To simulate the mechanics and dynamics of soft-bedded ice streams, and glaciers, it is necessary to quantitatively capture till rheology. Early treatments of soft-bedded ice-stream motion focused on the mildly non-linear till model with stress exponent in the till flow law of ca. 1-2 (e.g. Alley et al., 1987b, 1989). This was a convenient choice because such mildly non-linear rheology is in many ways similar to ice rheology. Hence, shear deformation of a till layer was treated quantitatively just as shear deformation of an unusually soft basal ice layer (e.g. MacAyeal, 1989a,b, 1992b). However, laboratory tests on samples of till recovered from beneath WIS have shown that this material behaves as a Coulomb-plastic material whose strength is (nearly) independent of strain rates and depends mainly on effective stress (Kamb, 1991; Tulaczyk et al., 2000a). The values of stress exponents implied by the laboratory data are ca. 50-100. These findings were corroborated by in situ and laboratory studies of other tills that also supported the highly non-linear, nearly plastic nature of till rheology (e.g. Fischer & Clarke, 1994; Iverson et al., 1997, 1998; Hooke et al., 1997).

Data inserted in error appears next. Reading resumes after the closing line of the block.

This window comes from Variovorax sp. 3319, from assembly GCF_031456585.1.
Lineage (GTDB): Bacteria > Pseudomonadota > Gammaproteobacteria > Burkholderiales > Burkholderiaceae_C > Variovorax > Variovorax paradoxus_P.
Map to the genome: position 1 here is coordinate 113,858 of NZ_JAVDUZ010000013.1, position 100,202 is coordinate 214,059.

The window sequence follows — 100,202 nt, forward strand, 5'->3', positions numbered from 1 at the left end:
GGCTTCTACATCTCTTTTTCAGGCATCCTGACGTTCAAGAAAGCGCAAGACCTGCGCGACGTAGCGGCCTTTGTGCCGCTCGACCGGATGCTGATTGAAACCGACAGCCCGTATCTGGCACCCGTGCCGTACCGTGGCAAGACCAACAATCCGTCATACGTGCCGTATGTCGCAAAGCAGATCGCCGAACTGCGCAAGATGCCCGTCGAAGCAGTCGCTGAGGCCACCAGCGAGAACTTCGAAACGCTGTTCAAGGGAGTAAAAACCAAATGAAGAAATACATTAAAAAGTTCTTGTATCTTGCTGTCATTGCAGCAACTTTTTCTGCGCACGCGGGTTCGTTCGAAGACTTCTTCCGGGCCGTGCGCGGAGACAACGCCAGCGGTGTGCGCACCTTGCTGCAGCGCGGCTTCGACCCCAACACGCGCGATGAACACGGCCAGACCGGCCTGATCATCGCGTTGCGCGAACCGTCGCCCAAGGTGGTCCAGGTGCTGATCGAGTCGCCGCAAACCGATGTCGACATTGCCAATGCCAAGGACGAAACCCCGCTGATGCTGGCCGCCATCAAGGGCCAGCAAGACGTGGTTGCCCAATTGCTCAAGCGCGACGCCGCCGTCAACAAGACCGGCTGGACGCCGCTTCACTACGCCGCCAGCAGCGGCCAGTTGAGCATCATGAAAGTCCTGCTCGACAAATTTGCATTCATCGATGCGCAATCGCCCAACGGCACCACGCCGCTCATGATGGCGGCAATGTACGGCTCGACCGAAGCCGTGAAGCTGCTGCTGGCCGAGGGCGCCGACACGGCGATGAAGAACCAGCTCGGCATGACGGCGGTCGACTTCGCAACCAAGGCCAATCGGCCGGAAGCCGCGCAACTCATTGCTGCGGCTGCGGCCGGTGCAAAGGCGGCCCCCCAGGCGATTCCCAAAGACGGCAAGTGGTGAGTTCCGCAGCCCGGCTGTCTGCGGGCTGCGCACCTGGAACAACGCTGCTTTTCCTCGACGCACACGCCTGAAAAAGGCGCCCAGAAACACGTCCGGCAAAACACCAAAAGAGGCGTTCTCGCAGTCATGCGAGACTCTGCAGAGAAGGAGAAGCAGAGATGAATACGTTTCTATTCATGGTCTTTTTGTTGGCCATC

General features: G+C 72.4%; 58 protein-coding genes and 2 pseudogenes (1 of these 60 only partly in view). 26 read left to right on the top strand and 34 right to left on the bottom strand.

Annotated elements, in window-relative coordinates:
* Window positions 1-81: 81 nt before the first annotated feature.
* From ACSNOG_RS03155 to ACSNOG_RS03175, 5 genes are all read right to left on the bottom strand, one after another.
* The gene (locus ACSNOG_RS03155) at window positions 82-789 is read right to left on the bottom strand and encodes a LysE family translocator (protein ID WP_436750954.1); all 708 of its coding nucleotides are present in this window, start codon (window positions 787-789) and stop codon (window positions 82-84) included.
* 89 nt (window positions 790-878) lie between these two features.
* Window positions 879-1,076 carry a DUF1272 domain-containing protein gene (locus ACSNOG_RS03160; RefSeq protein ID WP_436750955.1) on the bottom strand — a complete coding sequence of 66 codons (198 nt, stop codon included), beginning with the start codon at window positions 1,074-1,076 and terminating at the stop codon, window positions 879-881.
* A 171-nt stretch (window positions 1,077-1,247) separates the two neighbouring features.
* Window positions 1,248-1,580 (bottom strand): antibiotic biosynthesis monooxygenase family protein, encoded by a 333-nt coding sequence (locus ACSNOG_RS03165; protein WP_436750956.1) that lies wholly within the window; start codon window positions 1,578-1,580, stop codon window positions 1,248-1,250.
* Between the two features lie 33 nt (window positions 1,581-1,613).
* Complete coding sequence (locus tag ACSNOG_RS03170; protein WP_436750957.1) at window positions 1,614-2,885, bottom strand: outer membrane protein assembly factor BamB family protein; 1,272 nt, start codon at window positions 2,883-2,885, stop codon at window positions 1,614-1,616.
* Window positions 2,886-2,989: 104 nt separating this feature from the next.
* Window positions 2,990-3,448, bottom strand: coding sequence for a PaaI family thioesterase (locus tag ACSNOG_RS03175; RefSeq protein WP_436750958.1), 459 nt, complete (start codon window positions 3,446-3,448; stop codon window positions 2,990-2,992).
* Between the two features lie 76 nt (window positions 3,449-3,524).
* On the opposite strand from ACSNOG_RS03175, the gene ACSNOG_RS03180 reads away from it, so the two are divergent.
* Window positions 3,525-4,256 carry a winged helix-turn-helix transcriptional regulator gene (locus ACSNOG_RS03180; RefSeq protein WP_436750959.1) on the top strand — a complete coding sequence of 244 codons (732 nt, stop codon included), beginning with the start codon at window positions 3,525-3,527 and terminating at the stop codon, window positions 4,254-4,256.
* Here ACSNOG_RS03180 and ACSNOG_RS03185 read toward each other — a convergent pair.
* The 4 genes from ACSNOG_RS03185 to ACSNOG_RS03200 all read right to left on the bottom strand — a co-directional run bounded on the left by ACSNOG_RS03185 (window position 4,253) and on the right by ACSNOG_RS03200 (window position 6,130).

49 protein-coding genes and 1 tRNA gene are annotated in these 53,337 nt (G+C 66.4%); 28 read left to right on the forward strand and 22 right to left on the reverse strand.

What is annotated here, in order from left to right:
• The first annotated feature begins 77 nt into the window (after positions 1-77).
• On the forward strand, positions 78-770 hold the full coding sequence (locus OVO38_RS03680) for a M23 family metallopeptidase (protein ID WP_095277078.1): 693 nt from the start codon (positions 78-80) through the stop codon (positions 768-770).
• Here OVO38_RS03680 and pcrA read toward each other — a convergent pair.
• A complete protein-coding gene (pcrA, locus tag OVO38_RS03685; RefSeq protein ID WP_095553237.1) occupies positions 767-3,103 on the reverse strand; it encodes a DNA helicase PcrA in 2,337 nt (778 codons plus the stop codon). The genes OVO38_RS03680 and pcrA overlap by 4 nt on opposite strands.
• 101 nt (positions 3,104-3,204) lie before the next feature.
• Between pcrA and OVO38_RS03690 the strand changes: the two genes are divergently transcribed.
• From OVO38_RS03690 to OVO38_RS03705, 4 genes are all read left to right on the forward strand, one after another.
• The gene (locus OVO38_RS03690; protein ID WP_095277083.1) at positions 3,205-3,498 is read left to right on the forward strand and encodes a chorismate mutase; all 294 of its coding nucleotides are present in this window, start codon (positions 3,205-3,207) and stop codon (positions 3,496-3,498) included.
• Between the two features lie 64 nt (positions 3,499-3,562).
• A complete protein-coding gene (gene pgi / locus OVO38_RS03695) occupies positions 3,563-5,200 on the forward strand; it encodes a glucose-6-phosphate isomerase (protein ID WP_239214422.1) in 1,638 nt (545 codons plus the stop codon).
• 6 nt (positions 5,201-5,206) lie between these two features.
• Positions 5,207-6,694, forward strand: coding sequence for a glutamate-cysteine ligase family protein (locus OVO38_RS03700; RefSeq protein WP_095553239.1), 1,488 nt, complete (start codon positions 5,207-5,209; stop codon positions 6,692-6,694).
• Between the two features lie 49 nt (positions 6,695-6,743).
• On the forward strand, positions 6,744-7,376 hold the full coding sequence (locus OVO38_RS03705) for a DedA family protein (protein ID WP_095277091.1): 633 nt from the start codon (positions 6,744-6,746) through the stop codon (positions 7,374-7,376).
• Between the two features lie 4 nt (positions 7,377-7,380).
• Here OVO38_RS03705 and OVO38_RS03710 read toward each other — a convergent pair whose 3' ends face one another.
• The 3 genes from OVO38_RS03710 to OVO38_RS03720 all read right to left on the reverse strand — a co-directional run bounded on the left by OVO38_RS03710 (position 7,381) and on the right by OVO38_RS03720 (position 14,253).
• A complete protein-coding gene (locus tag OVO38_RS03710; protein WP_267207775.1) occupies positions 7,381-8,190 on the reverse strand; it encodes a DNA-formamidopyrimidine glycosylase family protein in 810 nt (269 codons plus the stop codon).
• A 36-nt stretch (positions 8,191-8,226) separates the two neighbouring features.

There are still some reservations about applying a rheological till model, based on data derived from small laboratory samples and localized in situ studies (spatial scales of ca. 0.1-1.0m), in simulations of soft-bedded ice masses, for which the length-scales relevant to determining the ice flow rate are several orders of magnitude larger (ca. 100-1000m) (Hindmarsh, 1997; Fowler, 2002, 2003). One of the most prominent arguments advanced against the (nearly) Coulomb-plastic model of till rheology is based on the fact that ice flow rates in soft-bedded systems appear to be less temporally variable than one would expect if all of the flow resistance were provided by a bed with no significant strain-rate-dependence of strength (Hindmarsh, 1997). However, there are two important problems with this argument. Firstly, much of the flow resistance in soft-bedded ice streams appears to come from sources other than the bed (e.g. shear margins). It is sufficient to look at ice shelves to see ice bodies with no direct velocity control from the base, which, nonetheless, have a relatively narrow and stable range of velocities because the flow rates are controlled ultimately by the mildly non-linear rheology of ice itself (e.g. MacAyeal & Lange, 1988; MacAyeal, 1989a,b). The second important fact, which undermines the arguments against the (nearly) Coulomb-plastic rheology of till, stems from the recent observations of highly variable velocities on the ice plain of Whillans Ice Stream (Bindschadler et al., 2003). There, the ice stream accelerates from a stationary state to velocities greater than ca. 10kmyr-1 within minutes and comes back to a stationary state within a similar time period. These wild velocity fluctuations occur in response to small tidally driven stress perturbations. Such behaviour cannot be reconciled easily with the viscous bed model proposed previously for this ice stream (e.g. Alley et al., 1987b, 1989) but is fully consistent with the (nearly) Coulomb-plastic till rheology observed in laboratory tests on samples recovered from beneath the ice stream ca. 200 km upstream of the ice plain (Kamb, 1991; Tulaczyk et al., 2000a). These observations demonstrate that at least in the case of Whillans Ice Stream, small-scale laboratory rheological tests and regional in situ observations are both consistent with highly non-linear till rheology and inconsistent with nearly linear viscous till rheology.
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